When you buy them, your new sunglasses are so clean you can see so clearly with them. However, over time, your glasses will become dirty and stained. It's practically impossible for you not to leave fingerprints and other smudges on your glasses! Here's how you can return your sunglasses to their original clean state.
Method 1 of 3: Using Sunglasses Cleaning Liquid and Microfiber Cloth
Step 1. Pay attention to how dirty your sunglasses are
Also, check to see if there are any other parts of your glasses that need cleaning. Take a look at the nose and ears. Usually this area can be exposed to the natural oils from your hair and skin which, if collected, make them dirty more quickly. If your sunglasses need to be cleaned quickly, wipe them with a microfiber cloth.
Step 2. Use a clean microfiber cloth
Don't clean it with a dirty cloth! Cleaning with a clean cloth prevents dust and other debris from transferring and also reduces the risk of the lenses being scratched when wiping eyeglass cleaning fluid.
Step 3. Spray both sides of both lenses with eyeglass cleaner
We recommend that you use the spray that you got when you bought your sunglasses. This spray is specifically made for your glasses and protects the extra layer of your lenses. Try to spray it from a distance so that the liquid is evenly distributed on the lens so that when you wipe it there is no buildup of liquid that can accumulate as a smudge.
Step 4. Hold each lens with a microfiber cloth (which is specially made for glasses)
Apply gentle pressure. Wipe the glasses using circular motions, back and forth to reduce lines and smudges on the lenses.
Method 2 of 3: Cleaning the Lens with Soap and Water
Step 1. Place the lens under a hot shower
Make sure the water is warm enough to touch. Wetting the lens with water that is too hot can damage the coating on the lens.
Step 2. Squirt a small amount of dish soap on each side of the lens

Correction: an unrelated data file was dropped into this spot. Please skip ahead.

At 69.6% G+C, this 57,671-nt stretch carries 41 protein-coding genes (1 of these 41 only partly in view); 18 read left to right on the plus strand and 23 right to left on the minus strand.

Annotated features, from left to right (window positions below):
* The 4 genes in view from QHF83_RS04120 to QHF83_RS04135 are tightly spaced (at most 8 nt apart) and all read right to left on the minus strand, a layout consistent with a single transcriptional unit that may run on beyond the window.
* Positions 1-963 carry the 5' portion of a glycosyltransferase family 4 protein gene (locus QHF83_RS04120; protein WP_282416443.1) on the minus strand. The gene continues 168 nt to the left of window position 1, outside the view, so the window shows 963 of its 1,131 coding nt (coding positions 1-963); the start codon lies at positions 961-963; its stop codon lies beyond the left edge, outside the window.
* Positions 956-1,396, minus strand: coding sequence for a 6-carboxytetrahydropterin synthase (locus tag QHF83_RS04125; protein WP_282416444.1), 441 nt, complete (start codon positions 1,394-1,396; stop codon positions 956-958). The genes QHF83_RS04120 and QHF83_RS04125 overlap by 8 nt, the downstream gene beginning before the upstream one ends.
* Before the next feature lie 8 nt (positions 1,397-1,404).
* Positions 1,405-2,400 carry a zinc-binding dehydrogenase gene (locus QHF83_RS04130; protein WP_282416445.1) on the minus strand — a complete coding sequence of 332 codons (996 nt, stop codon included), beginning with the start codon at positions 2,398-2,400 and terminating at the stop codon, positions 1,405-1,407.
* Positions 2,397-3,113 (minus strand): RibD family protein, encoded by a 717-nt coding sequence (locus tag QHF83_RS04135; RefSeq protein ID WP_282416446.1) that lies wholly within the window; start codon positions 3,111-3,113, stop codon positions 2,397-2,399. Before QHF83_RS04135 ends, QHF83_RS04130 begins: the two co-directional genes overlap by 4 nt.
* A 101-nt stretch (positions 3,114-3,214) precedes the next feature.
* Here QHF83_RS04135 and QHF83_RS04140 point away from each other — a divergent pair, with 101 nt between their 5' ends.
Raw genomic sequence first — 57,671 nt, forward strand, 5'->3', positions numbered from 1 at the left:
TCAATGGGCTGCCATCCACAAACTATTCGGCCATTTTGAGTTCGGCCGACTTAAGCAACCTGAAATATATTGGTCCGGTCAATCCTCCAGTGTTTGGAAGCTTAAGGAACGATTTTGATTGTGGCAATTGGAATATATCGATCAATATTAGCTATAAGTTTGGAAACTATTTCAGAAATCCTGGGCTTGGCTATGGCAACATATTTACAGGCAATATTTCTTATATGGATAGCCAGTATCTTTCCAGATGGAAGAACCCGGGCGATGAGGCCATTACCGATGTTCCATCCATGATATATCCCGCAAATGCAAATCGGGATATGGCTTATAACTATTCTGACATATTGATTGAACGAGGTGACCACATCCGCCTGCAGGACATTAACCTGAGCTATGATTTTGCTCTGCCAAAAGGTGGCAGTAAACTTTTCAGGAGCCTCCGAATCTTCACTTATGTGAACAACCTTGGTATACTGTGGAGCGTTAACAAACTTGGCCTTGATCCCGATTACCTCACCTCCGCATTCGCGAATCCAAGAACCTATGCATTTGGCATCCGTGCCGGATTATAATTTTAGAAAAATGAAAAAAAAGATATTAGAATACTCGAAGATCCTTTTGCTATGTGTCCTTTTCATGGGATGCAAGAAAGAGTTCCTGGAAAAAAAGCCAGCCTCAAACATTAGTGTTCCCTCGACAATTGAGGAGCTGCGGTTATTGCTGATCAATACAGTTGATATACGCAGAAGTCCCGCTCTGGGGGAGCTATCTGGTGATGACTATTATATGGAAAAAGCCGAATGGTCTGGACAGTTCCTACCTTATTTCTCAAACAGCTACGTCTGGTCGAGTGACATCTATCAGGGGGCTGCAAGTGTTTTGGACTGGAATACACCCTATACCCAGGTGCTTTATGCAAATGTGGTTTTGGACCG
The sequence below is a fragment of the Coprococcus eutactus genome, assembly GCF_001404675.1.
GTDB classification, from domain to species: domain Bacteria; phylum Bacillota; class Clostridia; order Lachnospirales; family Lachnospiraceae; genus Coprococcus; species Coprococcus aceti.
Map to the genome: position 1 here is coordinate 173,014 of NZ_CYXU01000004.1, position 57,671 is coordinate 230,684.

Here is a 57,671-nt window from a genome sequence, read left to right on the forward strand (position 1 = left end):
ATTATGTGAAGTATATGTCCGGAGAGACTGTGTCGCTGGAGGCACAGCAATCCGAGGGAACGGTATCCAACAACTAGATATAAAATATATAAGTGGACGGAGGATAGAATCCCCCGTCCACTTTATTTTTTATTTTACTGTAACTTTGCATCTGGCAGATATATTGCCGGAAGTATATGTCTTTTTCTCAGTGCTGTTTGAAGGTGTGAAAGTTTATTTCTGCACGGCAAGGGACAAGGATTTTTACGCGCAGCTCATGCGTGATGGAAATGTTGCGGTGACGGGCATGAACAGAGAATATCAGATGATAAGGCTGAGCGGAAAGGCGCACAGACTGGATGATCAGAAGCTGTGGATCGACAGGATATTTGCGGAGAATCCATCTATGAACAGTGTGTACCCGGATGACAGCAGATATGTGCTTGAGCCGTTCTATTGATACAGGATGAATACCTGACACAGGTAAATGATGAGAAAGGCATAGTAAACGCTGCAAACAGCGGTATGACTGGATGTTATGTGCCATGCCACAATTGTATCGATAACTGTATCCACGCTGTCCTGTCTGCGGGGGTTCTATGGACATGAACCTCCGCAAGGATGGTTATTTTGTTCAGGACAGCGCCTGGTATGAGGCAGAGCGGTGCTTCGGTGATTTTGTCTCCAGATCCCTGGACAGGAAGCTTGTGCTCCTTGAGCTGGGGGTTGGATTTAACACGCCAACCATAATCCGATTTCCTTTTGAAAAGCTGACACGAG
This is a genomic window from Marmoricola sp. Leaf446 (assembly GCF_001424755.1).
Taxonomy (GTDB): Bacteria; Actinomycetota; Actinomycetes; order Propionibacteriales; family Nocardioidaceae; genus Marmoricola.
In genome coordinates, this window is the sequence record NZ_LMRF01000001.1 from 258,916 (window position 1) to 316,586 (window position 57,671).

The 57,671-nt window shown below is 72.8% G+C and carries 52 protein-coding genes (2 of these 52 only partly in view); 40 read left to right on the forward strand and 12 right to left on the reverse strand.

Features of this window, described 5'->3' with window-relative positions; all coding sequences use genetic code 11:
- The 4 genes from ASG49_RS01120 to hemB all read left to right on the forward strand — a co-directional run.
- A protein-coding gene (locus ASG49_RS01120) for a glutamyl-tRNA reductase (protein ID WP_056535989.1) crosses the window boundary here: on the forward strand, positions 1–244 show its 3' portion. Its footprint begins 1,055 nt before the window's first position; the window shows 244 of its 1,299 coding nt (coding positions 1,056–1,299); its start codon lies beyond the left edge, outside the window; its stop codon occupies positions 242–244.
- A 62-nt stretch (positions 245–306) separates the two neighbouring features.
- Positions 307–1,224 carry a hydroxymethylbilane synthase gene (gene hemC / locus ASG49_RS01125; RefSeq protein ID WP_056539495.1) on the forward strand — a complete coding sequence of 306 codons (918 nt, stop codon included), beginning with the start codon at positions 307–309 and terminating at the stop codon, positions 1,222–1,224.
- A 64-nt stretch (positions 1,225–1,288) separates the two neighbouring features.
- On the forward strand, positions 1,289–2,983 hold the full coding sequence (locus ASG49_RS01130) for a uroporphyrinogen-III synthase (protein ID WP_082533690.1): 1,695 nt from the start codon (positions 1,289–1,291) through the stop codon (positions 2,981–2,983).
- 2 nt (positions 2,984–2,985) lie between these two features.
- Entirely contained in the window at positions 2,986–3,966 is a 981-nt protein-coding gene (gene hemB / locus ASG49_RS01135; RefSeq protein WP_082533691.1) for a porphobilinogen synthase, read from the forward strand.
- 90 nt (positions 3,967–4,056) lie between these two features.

With your forefinger and thumb, gently spread the soap using a circular motion. Rub so that the soap is evenly distributed over each lens.
Step 3. Wash the lens again to clean it from the soap
Let the running water wash off the soap–don't rub it with your fingers. If you rub it, your lenses may smudge.
Step 4. Lift the glasses
Try looking at the light source (preferably natural light) through the lenses of these glasses and see if there is any soap residue left. You should only see water droplets on the lens.
Step 5. Allow the lenses to dry naturally or gently shake the glasses to dry them
Avoid wiping the water with paper towels or rags. Choose a clean microfiber cloth. If you use paper towels, do not rub the lens. Instead, gently wipe off any remaining water, letting the paper towels absorb it. Do this to avoid any remaining water stains.
If you don't have a microfiber cloth, use a cotton cloth. The only thing that can replace a microfiber cloth is a "clean cotton cloth." If you use another material, you could seriously scratch your lens
Method 3 of 3: Making Your Own Lens Cleaning Liquid
Step 1. Mix alcohol and water
Using alcohol to clean a wound is a safe way to clean glass without damaging the lens coating such as the anti-reflective coating.
- Mix alcohol and water in a 3:1 ratio.
- Make as much liquid as possible and store the rest in a small spray bottle for later use.
- Spray and wipe the lens with a clean cotton cloth using a circular motion.
Step 2. Add a drop or two of dish soap to this liquid for a clearer finish when the lenses have been wiped
This gives the same result as cleaning the lens under running water with dish soap. Add a little soap to the diluted alcohol solution to get a clear lens.
Step 3. Apply this liquid to other parts of the glasses
Over-the-counter lens cleaners are only made specifically for cleaning lenses, while diluted alcohol can be safely applied to areas such as the ears and nose of glasses. Clean all parts of the glasses with this liquid until they return to their original clean state.
Step 4. Avoid using other household cleaning products such as window cleaners
These chemicals are too harsh on lenses to damage them and the repair costs are not cheap (eg the cost of replacing the lens coating). Even if it's convenient to use this product, don't add it to your lens cleaning fluid.
- If your glasses are expensive, it's a good idea to check the information you got when you bought them. There may be a specific thing you should use to clean it.
- Never rub the lens dry. Because this can cause scratches.
- Always store glasses in a hard protective case with the lenses facing up.
- Don't leave your glasses in a hot car.
- Do not use spit to clean the lens. It may seem practical, but saliva can contain oils that can make things worse.
- Never wipe the lens with a t-shirt.
- Do not steam the lens with your breath and then wipe it with a t-shirt as this can scratch the lens.
- Do not use ammonia, bleach, vinegar or window cleaners as these products damage the coating on lenses, whether prescribed or not.
- Do not use spit because it can damage the lens.